Author Archives: aishamalek

Doodle or Die is an online game that a friend of mine recently recommended to me. It describes itself as “Telephone”, a game many of us are familiar with from our elementary school days, but with illustrations. How the game works is you are assigned descriptions which you must doodle (using a variety of colors and brush sizes), as well as doodles, which you must write a description for. Your doodles and descriptions lead to “active chains”, which one can later view to see the progression of words and images. In this way, you can see where the descriptions you wrote and the doodles you drew ended up. The rules of the game are simple, you can only skip 3 proposed descriptions/images, which forces you to think creatively to keep the game going.

I found that what made this game fun was the hilarity of some of the interpretations of the doodles. Looking at the chains of doodles and the way that one idea could, several descriptions later, be turned into something completely different is what makes this game appealing. Also, it allows people to interact with people from around the world (I’m assuming).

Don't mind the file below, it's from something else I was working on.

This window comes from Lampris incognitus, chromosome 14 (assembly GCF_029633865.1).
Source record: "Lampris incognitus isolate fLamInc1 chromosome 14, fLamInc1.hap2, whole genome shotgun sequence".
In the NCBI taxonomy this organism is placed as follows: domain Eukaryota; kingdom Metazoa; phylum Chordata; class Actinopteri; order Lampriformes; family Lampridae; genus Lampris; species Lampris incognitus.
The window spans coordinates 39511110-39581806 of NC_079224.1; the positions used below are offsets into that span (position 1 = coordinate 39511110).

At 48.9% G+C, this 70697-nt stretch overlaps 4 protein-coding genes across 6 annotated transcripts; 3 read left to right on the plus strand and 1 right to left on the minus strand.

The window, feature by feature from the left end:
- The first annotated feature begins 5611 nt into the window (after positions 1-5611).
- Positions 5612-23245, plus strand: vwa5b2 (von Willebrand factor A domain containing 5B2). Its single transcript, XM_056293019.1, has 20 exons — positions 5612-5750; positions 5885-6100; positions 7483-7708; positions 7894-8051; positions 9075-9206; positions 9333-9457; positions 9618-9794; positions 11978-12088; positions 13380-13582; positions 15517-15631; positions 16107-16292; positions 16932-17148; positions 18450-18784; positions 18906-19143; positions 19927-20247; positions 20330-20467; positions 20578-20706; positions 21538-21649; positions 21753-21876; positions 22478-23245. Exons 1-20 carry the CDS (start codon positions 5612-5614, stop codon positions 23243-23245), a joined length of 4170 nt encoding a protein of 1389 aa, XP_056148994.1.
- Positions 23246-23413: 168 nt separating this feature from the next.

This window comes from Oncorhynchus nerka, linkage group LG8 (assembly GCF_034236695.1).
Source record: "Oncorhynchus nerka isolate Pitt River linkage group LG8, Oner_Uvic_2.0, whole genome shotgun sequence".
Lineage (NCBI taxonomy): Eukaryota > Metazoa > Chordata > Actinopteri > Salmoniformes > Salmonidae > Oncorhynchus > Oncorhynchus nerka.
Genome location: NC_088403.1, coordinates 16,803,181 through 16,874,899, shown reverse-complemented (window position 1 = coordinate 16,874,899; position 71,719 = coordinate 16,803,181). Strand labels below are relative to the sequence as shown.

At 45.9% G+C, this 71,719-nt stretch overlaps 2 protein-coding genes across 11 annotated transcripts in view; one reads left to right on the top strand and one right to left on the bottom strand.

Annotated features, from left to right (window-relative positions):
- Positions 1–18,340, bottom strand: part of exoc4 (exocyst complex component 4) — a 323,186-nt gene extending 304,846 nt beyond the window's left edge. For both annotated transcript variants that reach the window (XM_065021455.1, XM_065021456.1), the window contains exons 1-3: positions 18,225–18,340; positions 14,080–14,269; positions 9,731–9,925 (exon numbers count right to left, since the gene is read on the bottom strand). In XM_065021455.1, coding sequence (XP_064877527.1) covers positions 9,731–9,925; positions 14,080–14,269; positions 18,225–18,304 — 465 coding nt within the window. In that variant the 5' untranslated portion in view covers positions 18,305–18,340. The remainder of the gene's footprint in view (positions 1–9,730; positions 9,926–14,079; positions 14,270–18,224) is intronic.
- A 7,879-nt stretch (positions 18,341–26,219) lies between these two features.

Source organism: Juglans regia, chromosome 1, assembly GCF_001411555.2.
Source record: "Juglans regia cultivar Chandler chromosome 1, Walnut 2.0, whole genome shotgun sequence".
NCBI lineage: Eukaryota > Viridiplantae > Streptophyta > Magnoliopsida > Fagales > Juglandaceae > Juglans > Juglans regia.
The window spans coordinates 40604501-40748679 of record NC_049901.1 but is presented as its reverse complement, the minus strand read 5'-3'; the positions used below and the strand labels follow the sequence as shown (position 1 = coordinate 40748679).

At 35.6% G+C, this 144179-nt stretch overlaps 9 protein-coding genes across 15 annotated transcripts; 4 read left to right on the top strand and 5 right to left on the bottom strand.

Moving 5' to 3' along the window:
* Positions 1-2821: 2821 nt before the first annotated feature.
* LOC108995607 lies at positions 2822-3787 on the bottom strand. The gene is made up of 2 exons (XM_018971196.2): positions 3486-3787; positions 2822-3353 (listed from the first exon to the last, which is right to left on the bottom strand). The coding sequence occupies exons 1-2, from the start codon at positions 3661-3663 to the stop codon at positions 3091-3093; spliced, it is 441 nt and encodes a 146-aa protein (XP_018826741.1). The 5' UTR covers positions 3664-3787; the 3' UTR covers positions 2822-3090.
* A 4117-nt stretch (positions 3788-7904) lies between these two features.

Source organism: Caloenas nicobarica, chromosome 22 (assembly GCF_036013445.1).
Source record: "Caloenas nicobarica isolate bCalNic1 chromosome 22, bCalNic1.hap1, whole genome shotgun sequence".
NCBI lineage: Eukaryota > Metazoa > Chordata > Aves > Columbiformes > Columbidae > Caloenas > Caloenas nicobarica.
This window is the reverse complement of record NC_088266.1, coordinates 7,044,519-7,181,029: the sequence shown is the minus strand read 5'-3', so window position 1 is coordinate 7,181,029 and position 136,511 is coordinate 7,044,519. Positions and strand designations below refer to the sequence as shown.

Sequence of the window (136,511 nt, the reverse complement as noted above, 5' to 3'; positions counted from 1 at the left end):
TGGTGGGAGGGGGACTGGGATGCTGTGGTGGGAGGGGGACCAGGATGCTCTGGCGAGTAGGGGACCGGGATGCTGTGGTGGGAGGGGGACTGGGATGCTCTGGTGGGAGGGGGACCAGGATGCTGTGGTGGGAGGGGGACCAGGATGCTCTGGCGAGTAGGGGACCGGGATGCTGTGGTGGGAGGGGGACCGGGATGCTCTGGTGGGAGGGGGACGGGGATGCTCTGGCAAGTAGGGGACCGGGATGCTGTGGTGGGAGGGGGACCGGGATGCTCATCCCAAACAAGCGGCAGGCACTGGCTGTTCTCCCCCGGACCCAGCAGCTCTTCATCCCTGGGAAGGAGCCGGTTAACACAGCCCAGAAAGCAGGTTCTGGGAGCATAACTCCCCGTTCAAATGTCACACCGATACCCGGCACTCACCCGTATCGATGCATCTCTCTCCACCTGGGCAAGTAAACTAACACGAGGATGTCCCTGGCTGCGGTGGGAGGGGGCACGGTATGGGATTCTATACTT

I think the meaning that this game conveys is that each individual has a different way of interpreting a statement or visual. Doodle or Die definitely draws upon differences in perspectives to create this never-ending chain of images. By setting up interactions between users, Doodle or Die also creates a sort of network or community within the game.

More than anything, though, I feel that Doodle or Die serves as a creative outlet for a diverse audience. Some of the doodles are detailed, and some aren’t. And, of course, along with the option of being anonymous in the game comes the occasional vulgarity. Overall, Doodle or Die is a fun way to kill some time and to keep oneself entertained.

While browsing through, I found myself looking over the list of categories that the site files all games under. The categories include things like “action”, “strategy”, “puzzle”, and “funny”. What caught my eye, though, was the last of these categories–“girl”. Confused as to what gives a game a gender, I clicked ahead to see what the subsection had to offer. I was suddenly presented with a list of games that were just about all about fashion, horses, and/or kissing Justin Bieber. I decided to try out a game called The Boyfriend Trainer.